By Mary Hearty
While there are no differences in confirmed COVID-19 cases between men and women, men have a higher risk of severe disease and death.
This is linked to both biological sex-based differences such as immunological, hormonal and vascular systems, and gender-related factors like co-morbidities, risk and health seeking behaviours.
Asha George, Professor at the University of Western Cape, School of Public Health stated as she gave a presentation on Gender and COVID-19 elements of clinical trials, clinical characterization and mental health, during a virtual conference on COVID-19 in Africa, hosted by Africa Academy of Sciences (AAS).
She further noted that more complex findings continue to emerge indicating that specific groups of women such as postmenopausal women may have similar risks as men.
As with other viral infections, the professor said that biological differences in women and men’s immune system activity and its modulation by sex hormones are likely to play a role in disease severity.
She added: “This may as well explain early indications of a higher risk of post COVID-19 condition, also known as ‘long COVID’. Besides, there are indications that sex differences with regards to COVID-19 vaccines have adverse events with clinical implications, and differences in sensitivity to antibody tests.”
In clinical trials, she continued: “sex and gender contribute to dosing, safety, efficacy profiles, and the duration of protection. And this is defined by the different types of vaccines and strains of the virus. The virus is evolving and this means that we are still learning.”
Despite regulatory and journal reporting guidelines of nearly 2500 COVID-19 related studies, George noted that less than 5% of investigators had pre-planned for sex-disaggregated data analysis in their studies on clinical trials.
Another challenge, she said was including pregnant women in the clinical trial. “As we learn from Ebola crisis, there was disproportionate mortality among pregnant women. However, they were excluded from clinical trials for vaccines, thereby indirectly leading to many unavoidable deaths.”
On mental health, she noted that the pandemic brought a lot of stress. For instance, while gender based violence in men increased due to pressure from job insecurity and economic uncertainty, in women it was as a result of more domestic and unpaid work, combined with anxiety of financial insecurities and loss of livelihood.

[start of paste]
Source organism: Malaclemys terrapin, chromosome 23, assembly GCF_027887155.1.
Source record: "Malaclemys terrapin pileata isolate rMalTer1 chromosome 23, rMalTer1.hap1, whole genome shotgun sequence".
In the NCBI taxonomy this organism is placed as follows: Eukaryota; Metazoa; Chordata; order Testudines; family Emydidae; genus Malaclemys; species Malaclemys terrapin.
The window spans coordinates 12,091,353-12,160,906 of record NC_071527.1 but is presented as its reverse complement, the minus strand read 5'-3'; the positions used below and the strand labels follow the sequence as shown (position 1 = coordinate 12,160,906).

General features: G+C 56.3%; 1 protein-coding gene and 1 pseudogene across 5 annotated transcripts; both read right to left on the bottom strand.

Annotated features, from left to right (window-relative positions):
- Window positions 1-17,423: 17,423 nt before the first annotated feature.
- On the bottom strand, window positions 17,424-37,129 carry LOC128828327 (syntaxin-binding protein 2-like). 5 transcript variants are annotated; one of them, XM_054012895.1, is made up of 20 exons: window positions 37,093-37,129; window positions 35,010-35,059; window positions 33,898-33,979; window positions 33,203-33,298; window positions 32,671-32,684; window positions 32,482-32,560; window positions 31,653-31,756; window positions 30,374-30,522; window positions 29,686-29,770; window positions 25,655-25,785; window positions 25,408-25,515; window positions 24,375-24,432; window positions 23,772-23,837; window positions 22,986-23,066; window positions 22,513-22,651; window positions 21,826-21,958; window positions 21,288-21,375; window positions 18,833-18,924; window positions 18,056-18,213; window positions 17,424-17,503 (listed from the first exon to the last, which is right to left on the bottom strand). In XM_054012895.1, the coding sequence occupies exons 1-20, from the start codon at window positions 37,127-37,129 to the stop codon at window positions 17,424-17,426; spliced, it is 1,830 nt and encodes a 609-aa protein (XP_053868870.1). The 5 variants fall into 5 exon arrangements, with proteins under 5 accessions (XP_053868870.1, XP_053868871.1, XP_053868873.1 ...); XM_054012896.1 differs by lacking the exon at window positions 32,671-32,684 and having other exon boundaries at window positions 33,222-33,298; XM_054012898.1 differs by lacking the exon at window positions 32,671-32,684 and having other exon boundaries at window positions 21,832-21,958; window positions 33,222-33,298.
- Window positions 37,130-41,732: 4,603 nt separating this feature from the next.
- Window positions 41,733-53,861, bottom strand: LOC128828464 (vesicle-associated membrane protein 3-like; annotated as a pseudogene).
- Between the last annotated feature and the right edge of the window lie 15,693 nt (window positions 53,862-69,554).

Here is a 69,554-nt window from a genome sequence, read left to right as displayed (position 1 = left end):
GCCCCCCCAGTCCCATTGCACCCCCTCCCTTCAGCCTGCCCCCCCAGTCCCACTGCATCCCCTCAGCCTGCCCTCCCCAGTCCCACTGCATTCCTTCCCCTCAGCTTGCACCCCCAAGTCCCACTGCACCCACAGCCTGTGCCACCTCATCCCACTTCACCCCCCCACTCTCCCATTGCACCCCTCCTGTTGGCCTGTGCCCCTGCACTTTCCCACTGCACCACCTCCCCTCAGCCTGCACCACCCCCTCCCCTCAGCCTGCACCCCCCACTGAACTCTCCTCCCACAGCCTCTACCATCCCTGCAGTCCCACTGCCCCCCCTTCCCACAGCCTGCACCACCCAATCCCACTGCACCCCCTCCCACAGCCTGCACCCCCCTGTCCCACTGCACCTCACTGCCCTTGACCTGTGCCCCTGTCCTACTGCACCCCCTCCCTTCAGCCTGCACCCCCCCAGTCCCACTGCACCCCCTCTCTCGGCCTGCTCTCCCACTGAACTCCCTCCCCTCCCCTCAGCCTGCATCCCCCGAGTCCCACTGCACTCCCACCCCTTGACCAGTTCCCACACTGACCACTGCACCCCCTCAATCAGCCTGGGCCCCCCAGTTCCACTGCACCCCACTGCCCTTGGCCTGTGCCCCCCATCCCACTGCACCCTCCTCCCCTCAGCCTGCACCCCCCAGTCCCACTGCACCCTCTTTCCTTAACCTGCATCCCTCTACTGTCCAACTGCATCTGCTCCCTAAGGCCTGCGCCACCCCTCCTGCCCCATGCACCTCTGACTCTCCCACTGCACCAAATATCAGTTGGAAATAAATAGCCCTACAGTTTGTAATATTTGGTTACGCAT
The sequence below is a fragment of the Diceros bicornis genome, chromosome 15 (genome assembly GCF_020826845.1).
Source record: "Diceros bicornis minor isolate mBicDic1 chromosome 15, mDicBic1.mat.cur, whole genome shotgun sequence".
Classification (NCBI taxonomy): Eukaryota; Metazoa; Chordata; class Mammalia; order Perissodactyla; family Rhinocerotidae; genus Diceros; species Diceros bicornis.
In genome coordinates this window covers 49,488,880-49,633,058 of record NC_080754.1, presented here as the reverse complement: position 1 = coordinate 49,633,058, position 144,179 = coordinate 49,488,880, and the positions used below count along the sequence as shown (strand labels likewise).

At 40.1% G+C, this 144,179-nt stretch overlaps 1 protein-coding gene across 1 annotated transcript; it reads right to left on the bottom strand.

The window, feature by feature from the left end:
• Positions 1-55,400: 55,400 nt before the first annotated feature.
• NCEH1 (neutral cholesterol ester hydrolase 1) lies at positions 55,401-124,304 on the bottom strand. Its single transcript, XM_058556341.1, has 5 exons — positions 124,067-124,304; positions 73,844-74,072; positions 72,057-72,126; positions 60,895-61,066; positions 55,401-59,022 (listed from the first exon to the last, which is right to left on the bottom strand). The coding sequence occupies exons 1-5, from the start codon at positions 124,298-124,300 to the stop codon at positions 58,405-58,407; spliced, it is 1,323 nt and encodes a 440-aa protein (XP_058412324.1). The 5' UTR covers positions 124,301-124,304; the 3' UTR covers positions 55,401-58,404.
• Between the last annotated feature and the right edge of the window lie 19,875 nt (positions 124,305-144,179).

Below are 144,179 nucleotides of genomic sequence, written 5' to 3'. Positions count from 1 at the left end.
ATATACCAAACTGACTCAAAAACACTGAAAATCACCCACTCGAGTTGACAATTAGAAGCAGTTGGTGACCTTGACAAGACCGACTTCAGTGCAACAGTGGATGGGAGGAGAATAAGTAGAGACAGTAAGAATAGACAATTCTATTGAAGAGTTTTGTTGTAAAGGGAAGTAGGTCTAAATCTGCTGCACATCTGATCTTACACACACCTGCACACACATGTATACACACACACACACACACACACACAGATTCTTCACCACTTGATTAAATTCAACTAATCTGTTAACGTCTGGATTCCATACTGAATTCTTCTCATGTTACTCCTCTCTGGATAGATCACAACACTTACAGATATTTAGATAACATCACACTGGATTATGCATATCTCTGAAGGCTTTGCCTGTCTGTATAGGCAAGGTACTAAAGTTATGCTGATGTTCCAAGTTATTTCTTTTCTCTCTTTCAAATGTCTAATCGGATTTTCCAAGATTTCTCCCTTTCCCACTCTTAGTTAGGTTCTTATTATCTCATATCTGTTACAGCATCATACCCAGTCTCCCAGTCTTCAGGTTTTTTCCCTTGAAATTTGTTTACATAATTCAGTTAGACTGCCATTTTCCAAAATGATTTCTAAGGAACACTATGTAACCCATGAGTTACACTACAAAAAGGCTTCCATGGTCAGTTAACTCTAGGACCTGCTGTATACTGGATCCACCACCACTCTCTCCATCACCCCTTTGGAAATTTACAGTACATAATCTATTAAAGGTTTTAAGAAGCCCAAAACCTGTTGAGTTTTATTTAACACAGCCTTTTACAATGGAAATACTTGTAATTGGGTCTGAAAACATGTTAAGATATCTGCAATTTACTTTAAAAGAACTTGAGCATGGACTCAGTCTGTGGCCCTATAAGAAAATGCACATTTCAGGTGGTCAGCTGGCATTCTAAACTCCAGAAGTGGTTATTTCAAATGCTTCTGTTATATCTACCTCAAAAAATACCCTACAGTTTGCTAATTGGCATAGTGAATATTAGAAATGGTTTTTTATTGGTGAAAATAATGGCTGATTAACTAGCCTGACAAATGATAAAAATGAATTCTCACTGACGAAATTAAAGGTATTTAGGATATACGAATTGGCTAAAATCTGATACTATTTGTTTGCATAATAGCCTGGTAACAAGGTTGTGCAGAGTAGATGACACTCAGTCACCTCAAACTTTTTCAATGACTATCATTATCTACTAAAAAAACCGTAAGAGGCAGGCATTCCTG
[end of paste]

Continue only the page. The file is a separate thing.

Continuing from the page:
Studies show that before COVID-19, one-third of women went through GBV. Nevertheless, this increased during the pandemic. Some finding indicate that women who undergo GBV are 97 % more likely to experience depressive symptoms.
Also, harmful use of alcohol and poor mental health in men leads to more GBV than women. Yet, mental health services and other social services were disrupted.
She emphasized that digital health interventions hold promise for mental health management, but they must consider sex and gender in their design and delivery.
She further called for the importance of considering mental health challenges for those most marginalized by multiple forms of inequality alongside gender inequalities such as LGBTQI+, sex workers and adolescents, among others.
Again, she mentioned ways on how to change research paradigm, like putting structural incentives and penalties, speaking to women to amplify demand, using subversive and tactical language, shifting the norm, and shaming the patriarchy.
Dr Richard Lessells, Infectious Diseases Specialist with the KwaZulu-Natal Research Innovation and Sequencing Platform at University of KwaZulu-Natal, also said that there is need for strong collaborative clinical networks.
“For instance, International Severe Acute Respiratory and Emerging Infection Consortia (ISARIC), a global federation of clinical research networks, providing a proficient, coordinated, and agile research response to outbreak-prone infectious diseases was established to prevent illness and deaths from infectious disease outbreaks,” Dr Lessells explained.
Dixon Chimanda, Director at the African Mental Health Research Initiative, and Program Manager of University of Zimbabwe, during the conference stated also the need for task shifting to address the treatment gap which has been worsened by COVID-19.
Chimanda also talked about the need to leverage digital platforms to deliver mental healthcare in Africa as use of phones has tremendously increased.
He added: “We need to integrate these interventions to existing services. For instance, when it comes to task shifting, we need to use non-professionals at community level because the strength we have in Africa is at the community level. This is by training these non-professionals to deliver mental health services.”
Also, Chimanda stated that adequate resource allocation towards mental health is vital, acknowledging that African countries allocate less than one percent towards mental health, and that allocation primarily goes towards strengthening institutions.
“We need to move away from institutionalization at the concept of treating mental health, and really shift towards treating it within the communities,” he said.